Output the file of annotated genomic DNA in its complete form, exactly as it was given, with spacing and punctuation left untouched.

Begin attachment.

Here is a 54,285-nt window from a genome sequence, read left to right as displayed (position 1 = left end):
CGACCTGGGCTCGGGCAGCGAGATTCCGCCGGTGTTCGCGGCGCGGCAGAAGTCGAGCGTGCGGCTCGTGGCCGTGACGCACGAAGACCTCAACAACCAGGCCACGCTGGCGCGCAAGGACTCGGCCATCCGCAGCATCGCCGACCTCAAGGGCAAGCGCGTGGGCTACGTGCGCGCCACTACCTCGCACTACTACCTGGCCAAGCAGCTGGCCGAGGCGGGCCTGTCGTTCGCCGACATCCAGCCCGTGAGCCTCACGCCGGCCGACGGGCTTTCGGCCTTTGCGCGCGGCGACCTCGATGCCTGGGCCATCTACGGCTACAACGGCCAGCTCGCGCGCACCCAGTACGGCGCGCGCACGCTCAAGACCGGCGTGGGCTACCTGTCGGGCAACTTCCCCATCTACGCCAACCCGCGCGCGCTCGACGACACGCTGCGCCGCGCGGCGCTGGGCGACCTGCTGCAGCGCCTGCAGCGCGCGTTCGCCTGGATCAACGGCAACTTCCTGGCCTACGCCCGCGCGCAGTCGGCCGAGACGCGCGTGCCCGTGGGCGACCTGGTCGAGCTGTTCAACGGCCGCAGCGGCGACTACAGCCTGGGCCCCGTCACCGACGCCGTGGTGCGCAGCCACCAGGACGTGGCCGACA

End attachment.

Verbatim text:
Here is a 54,285-nt window from a genome sequence, read left to right as displayed (position 1 = left end):
CGACCTGGGCTCGGGCAGCGAGATTCCGCCGGTGTTCGCGGCGCGGCAGAAGTCGAGCGTGCGGCTCGTGGCCGTGACGCACGAAGACCTCAACAACCAGGCCACGCTGGCGCGCAAGGACTCGGCCATCCGCAGCATCGCCGACCTCAAGGGCAAGCGCGTGGGCTACGTGCGCGCCACTACCTCGCACTACTACCTGGCCAAGCAGCTGGCCGAGGCGGGCCTGTCGTTCGCCGACATCCAGCCCGTGAGCCTCACGCCGGCCGACGGGCTTTCGGCCTTTGCGCGCGGCGACCTCGATGCCTGGGCCATCTACGGCTACAACGGCCAGCTCGCGCGCACCCAGTACGGCGCGCGCACGCTCAAGACCGGCGTGGGCTACCTGTCGGGCAACTTCCCCATCTACGCCAACCCGCGCGCGCTCGACGACACGCTGCGCCGCGCGGCGCTGGGCGACCTGCTGCAGCGCCTGCAGCGCGCGTTCGCCTGGATCAACGGCAACTTCCTGGCCTACGCCCGCGCGCAGTCGGCCGAGACGCGCGTGCCCGTGGGCGACCTGGTCGAGCTGTTCAACGGCCGCAGCGGCGACTACAGCCTGGGCCCCGTCACCGACGCCGTGGTGCGCAGCCACCAGGACGTGGCCGACA